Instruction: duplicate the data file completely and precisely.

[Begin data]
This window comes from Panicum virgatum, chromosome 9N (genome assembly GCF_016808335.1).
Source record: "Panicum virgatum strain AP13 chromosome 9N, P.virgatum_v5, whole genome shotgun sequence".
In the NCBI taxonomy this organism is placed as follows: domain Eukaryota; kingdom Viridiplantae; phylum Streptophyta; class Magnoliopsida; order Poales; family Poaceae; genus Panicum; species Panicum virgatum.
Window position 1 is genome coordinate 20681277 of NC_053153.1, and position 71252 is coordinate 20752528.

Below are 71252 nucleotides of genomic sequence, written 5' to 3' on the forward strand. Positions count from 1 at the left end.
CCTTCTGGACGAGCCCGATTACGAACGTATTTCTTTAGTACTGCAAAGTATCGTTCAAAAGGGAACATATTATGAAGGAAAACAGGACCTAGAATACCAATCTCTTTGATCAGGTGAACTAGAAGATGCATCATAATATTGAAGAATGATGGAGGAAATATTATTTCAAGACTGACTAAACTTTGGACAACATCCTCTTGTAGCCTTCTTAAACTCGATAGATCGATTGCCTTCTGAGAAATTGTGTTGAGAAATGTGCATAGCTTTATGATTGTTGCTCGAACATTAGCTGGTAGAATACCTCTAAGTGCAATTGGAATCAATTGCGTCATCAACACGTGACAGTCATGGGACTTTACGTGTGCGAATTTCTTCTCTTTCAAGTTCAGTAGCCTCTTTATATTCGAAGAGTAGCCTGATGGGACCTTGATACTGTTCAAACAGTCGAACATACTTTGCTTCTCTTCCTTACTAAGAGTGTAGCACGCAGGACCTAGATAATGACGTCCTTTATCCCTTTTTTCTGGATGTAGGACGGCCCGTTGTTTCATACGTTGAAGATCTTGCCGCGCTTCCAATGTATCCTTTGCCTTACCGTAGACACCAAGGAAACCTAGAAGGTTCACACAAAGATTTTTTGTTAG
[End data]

This window comes from Panicum virgatum, chromosome 9N (genome assembly GCF_016808335.1).
Source record: "Panicum virgatum strain AP13 chromosome 9N, P.virgatum_v5, whole genome shotgun sequence".
In the NCBI taxonomy this organism is placed as follows: domain Eukaryota; kingdom Viridiplantae; phylum Streptophyta; class Magnoliopsida; order Poales; family Poaceae; genus Panicum; species Panicum virgatum.
Window position 1 is genome coordinate 20681277 of NC_053153.1, and position 71252 is coordinate 20752528.

Below are 71252 nucleotides of genomic sequence, written 5' to 3' on the forward strand. Positions count from 1 at the left end.
CCTTCTGGACGAGCCCGATTACGAACGTATTTCTTTAGTACTGCAAAGTATCGTTCAAAAGGGAACATATTATGAAGGAAAACAGGACCTAGAATACCAATCTCTTTGATCAGGTGAACTAGAAGATGCATCATAATATTGAAGAATGATGGAGGAAATATTATTTCAAGACTGACTAAACTTTGGACAACATCCTCTTGTAGCCTTCTTAAACTCGATAGATCGATTGCCTTCTGAGAAATTGTGTTGAGAAATGTGCATAGCTTTATGATTGTTGCTCGAACATTAGCTGGTAGAATACCTCTAAGTGCAATTGGAATCAATTGCGTCATCAACACGTGACAGTCATGGGACTTTACGTGTGCGAATTTCTTCTCTTTCAAGTTCAGTAGCCTCTTTATATTCGAAGAGTAGCCTGATGGGACCTTGATACTGTTCAAACAGTCGAACATACTTTGCTTCTCTTCCTTACTAAGAGTGTAGCACGCAGGACCTAGATAATGACGTCCTTTATCCCTTTTTTCTGGATGTAGGACGGCCCGTTGTTTCATACGTTGAAGATCTTGCCGCGCTTCCAATGTATCCTTTGCCTTACCGTAGACACCAAGGAAACCTAGAAGGTTCACACAAAGATTTTTTGTTAG